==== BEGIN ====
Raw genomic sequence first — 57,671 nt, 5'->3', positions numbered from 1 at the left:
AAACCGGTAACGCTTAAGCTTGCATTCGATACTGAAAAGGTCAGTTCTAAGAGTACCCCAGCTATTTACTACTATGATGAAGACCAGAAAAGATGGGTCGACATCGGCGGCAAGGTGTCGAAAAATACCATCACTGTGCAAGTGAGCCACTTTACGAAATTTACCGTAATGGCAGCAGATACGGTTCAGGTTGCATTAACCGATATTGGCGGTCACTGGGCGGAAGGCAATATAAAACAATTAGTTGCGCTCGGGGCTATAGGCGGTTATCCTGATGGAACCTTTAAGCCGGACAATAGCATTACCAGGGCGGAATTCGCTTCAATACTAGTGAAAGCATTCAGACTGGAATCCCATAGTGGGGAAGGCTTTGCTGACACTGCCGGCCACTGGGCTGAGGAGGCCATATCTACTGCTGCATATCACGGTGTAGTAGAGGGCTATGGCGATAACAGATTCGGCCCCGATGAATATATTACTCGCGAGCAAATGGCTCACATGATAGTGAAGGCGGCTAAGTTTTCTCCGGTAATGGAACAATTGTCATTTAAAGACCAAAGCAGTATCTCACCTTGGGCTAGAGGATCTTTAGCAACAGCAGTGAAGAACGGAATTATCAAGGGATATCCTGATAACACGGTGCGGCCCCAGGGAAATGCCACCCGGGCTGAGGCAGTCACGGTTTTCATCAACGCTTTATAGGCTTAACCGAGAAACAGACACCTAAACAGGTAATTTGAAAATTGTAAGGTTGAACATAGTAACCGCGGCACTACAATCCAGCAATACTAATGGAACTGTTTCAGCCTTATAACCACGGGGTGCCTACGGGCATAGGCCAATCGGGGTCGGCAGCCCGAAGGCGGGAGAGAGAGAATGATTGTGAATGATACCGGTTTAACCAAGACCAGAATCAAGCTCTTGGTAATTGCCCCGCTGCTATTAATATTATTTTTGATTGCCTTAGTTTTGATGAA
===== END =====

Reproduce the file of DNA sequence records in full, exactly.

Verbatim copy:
Raw genomic sequence first — 57,671 nt, 5'->3', positions numbered from 1 at the left:
AAACCGGTAACGCTTAAGCTTGCATTCGATACTGAAAAGGTCAGTTCTAAGAGTACCCCAGCTATTTACTACTATGATGAAGACCAGAAAAGATGGGTCGACATCGGCGGCAAGGTGTCGAAAAATACCATCACTGTGCAAGTGAGCCACTTTACGAAATTTACCGTAATGGCAGCAGATACGGTTCAGGTTGCATTAACCGATATTGGCGGTCACTGGGCGGAAGGCAATATAAAACAATTAGTTGCGCTCGGGGCTATAGGCGGTTATCCTGATGGAACCTTTAAGCCGGACAATAGCATTACCAGGGCGGAATTCGCTTCAATACTAGTGAAAGCATTCAGACTGGAATCCCATAGTGGGGAAGGCTTTGCTGACACTGCCGGCCACTGGGCTGAGGAGGCCATATCTACTGCTGCATATCACGGTGTAGTAGAGGGCTATGGCGATAACAGATTCGGCCCCGATGAATATATTACTCGCGAGCAAATGGCTCACATGATAGTGAAGGCGGCTAAGTTTTCTCCGGTAATGGAACAATTGTCATTTAAAGACCAAAGCAGTATCTCACCTTGGGCTAGAGGATCTTTAGCAACAGCAGTGAAGAACGGAATTATCAAGGGATATCCTGATAACACGGTGCGGCCCCAGGGAAATGCCACCCGGGCTGAGGCAGTCACGGTTTTCATCAACGCTTTATAGGCTTAACCGAGAAACAGACACCTAAACAGGTAATTTGAAAATTGTAAGGTTGAACATAGTAACCGCGGCACTACAATCCAGCAATACTAATGGAACTGTTTCAGCCTTATAACCACGGGGTGCCTACGGGCATAGGCCAATCGGGGTCGGCAGCCCGAAGGCGGGAGAGAGAGAATGATTGTGAATGATACCGGTTTAACCAAGACCAGAATCAAGCTCTTGGTAATTGCCCCGCTGCTATTAATATTATTTTTGATTGCCTTAGTTTTGATGAA